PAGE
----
CVN screenshot of plaintiff attorney Steve Vartazarian delivering his closing argument
Van Nuys, CA - A California state court jury awarded $30 million on Thursday to the mother of a six-year-old child who was beaten to death by a Los Angeles Unified School District employee, and the full trial was recorded gavel-to-gavel by Courtroom View Network.
The Los Angeles County jury returned their verdict shortly after hearing closing arguments in a trial that began August 7. Plaintiff Kenya Taylor sued LAUSD following the death of her son Dayvon in 2019. She accused LAUSD of negligently hiring Tyler D'Shaun Martin Brand, who killed Dayvon while babysitting him at her apartment.
Her lawsuit accused LAUSD of negligent hiring, alleging Brand had a checkered employment history and that he’d never have met Dayvon without supervising him at an after-school program. LAUSD maintained they should not be responsible for a murder that occurred on private property and outside of school hours, and that Brand had passed numerous background checks.
The jury assigned 10 percent liability to Taylor, reducing the actual collectible award to $27 million.
Unlimited on-demand access to the full trial is available with a subscription to CVN’s online trial video library. In addition to this trial, both monthly and annual subscribers get access to hundreds of trials from throughout the United States featuring top plaintiff and defense civil trial attorneys.
Attorney Steve Vartazarian of The Vartazarian Law Firm, who represented Taylor, told CVN after the trial that the school district’s highest settlement offer was $75,000, an amount Vartazarian found so incongruous with the facts of the case that he refused to make a settlement demand.
“I didn’t mediate the case. I didn’t make a demand. I didn’t do anything. I just said I’m trying this case,” Vartazarian explained.
An attorney for LAUSD did not respond to a request for comment.
Vartazarian said jurors told him in conversations after the trial they felt the school district “really dropped the ball in their hiring protocols.” He said jurors never saw evidence of one-on-one interviews or the checking of references and verification of past employment prior to hiring a new employee.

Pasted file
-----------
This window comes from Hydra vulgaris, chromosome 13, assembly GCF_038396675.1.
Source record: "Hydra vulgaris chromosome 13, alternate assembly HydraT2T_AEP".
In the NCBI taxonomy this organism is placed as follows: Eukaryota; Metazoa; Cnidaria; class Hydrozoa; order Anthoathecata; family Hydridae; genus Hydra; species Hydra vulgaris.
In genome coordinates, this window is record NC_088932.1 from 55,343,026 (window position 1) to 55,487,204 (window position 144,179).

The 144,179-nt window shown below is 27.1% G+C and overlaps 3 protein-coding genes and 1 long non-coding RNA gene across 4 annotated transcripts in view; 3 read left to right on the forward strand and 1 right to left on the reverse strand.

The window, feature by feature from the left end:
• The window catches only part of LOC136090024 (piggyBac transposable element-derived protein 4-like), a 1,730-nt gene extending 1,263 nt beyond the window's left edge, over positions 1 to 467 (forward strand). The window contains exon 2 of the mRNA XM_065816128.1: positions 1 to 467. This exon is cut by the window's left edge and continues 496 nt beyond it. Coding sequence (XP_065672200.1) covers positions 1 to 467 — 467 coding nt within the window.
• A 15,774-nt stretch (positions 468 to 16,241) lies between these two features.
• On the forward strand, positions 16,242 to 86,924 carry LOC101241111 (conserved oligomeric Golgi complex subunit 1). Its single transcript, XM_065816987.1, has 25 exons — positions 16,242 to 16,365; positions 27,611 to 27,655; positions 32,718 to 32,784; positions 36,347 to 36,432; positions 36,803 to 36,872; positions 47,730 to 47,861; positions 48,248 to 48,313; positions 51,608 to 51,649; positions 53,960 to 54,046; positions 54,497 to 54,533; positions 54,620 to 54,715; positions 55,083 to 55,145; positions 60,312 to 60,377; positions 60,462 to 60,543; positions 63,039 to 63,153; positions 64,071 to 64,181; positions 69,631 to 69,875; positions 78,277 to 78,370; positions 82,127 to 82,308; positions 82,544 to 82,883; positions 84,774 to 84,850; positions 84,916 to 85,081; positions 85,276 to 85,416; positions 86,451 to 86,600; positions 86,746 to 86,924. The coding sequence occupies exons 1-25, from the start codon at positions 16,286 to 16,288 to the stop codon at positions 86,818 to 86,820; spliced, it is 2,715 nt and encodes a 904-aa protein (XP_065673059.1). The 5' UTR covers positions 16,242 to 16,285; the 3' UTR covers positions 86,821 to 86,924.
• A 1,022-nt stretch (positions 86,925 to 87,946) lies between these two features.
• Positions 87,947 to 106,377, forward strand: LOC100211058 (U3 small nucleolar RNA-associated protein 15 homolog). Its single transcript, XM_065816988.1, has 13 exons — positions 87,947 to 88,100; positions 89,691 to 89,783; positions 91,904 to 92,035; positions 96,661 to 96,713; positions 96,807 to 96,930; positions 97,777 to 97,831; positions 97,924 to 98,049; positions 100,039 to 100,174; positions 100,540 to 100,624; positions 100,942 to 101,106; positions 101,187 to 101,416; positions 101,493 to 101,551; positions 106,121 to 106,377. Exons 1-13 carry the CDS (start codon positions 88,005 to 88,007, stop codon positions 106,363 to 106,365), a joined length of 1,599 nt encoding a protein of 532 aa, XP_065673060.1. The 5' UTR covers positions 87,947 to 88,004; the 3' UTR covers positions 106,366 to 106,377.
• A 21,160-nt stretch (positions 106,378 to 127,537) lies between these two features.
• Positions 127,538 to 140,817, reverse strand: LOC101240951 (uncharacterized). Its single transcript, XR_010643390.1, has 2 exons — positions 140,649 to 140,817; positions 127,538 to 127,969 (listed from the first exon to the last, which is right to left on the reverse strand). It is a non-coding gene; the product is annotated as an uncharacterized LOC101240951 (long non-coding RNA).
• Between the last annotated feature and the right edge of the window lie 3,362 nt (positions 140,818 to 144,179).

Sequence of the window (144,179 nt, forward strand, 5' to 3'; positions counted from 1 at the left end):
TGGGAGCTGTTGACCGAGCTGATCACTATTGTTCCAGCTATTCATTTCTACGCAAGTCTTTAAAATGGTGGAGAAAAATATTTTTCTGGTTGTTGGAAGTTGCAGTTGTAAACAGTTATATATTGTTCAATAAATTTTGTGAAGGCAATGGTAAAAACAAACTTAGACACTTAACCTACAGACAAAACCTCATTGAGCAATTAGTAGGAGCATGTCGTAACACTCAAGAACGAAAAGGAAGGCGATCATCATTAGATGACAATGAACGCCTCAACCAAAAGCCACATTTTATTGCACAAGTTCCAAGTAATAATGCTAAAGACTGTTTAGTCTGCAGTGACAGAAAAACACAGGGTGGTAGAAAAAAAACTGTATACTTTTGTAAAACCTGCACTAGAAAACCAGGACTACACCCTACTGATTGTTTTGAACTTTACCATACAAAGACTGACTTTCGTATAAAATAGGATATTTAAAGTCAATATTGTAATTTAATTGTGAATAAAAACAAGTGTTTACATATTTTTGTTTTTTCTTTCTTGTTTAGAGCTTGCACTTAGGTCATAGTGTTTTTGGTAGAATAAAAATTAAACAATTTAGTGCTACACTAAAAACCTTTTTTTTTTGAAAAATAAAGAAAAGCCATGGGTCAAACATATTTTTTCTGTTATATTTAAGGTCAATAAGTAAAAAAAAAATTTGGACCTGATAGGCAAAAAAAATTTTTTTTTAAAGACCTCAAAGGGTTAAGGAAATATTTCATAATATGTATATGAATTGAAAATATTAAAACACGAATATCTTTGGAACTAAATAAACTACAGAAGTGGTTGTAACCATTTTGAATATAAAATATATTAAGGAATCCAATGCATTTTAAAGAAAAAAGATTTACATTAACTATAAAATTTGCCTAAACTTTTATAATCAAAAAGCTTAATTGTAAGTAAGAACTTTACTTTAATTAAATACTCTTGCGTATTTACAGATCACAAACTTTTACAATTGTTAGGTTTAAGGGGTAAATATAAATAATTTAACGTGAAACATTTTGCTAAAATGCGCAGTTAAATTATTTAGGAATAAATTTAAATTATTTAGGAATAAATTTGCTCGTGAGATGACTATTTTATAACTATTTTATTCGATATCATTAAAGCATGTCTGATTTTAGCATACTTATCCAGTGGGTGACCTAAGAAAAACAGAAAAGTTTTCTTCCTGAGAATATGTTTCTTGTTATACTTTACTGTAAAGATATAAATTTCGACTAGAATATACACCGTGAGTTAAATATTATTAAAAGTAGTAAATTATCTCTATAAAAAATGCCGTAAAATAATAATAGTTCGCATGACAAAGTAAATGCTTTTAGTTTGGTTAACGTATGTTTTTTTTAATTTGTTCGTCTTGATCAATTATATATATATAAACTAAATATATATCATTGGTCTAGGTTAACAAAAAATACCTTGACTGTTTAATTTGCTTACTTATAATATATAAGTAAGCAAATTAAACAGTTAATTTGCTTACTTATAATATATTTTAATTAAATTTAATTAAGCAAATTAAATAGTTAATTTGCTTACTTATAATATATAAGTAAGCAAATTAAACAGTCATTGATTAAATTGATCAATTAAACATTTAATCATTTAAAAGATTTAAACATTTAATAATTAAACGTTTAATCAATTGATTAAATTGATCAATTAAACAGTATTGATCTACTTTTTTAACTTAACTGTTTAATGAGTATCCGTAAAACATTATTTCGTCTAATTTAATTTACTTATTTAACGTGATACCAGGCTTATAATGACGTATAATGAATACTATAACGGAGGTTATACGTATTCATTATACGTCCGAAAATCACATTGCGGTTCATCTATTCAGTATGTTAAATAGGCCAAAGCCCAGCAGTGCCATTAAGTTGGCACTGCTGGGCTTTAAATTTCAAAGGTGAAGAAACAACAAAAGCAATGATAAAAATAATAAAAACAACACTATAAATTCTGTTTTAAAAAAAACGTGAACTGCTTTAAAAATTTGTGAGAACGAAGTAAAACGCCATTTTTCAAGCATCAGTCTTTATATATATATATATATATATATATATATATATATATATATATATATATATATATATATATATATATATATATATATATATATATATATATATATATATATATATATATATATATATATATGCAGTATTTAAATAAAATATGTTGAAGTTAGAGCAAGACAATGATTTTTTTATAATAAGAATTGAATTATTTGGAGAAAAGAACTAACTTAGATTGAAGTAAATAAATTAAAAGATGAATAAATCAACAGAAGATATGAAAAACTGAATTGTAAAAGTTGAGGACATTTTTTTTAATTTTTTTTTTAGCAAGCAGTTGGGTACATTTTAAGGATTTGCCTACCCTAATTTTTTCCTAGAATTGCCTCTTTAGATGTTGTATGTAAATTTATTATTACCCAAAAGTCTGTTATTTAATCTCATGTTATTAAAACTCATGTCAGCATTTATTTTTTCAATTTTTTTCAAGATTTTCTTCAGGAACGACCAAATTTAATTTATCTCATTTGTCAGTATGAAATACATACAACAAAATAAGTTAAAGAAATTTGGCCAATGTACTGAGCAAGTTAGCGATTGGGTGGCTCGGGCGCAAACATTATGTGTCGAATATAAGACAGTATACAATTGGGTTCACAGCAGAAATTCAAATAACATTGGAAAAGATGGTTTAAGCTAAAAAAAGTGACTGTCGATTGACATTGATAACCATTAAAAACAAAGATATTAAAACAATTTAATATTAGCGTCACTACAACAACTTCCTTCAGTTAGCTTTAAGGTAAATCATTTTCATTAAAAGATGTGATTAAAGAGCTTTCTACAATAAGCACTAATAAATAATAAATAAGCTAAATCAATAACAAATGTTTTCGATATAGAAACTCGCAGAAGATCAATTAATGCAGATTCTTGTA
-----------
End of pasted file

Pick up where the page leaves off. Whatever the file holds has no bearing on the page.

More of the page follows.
“That was very upsetting to them,” he said.
Vartazarian revealed that pre-trial focus groups showed jurors reacted so strongly to the alleged negligent hiring practices that they didn’t care deeply about so-called “bad facts” like Taylor asking Brand to babysit her son or allowing her into their home.
He felt the defense miscalculated in focusing on those aspects of the case both at trial and in determining their settlement position.
“It was the defendant’s negligent hiring that brought this man into the plaintiff’s world,” Vartazarian said. “When you don’t know what’s important, everything is important - and that’s how you can lose a case.”
Vartazarian said his focus grouping showed that jurors would still have an issue with some of Taylor’s decisions, so he attempted to preemptively address that by asking jurors to assign her 10 percent liability.
When the defense made clear a meaningful settlement was off the table, Vartazarian said he turned his efforts towards achieving a policy change via a large jury verdict.
“My hope is that someone on behalf of LAUSD will recognize that improper inept HR policies and practices and hiring, when you don’t ask anyone any questions and you just bring them in to be with our kids, is going to change through this verdict,” he said.
The case took place before Judge Michael Harwin.
LAUSD was represented by Gary A. Bacio of Bacio & Associates.
The car is captioned Kenya Taylor v. Los Angeles Unified School District, case number 20STCV33128 in Los Angeles County Superior Court.
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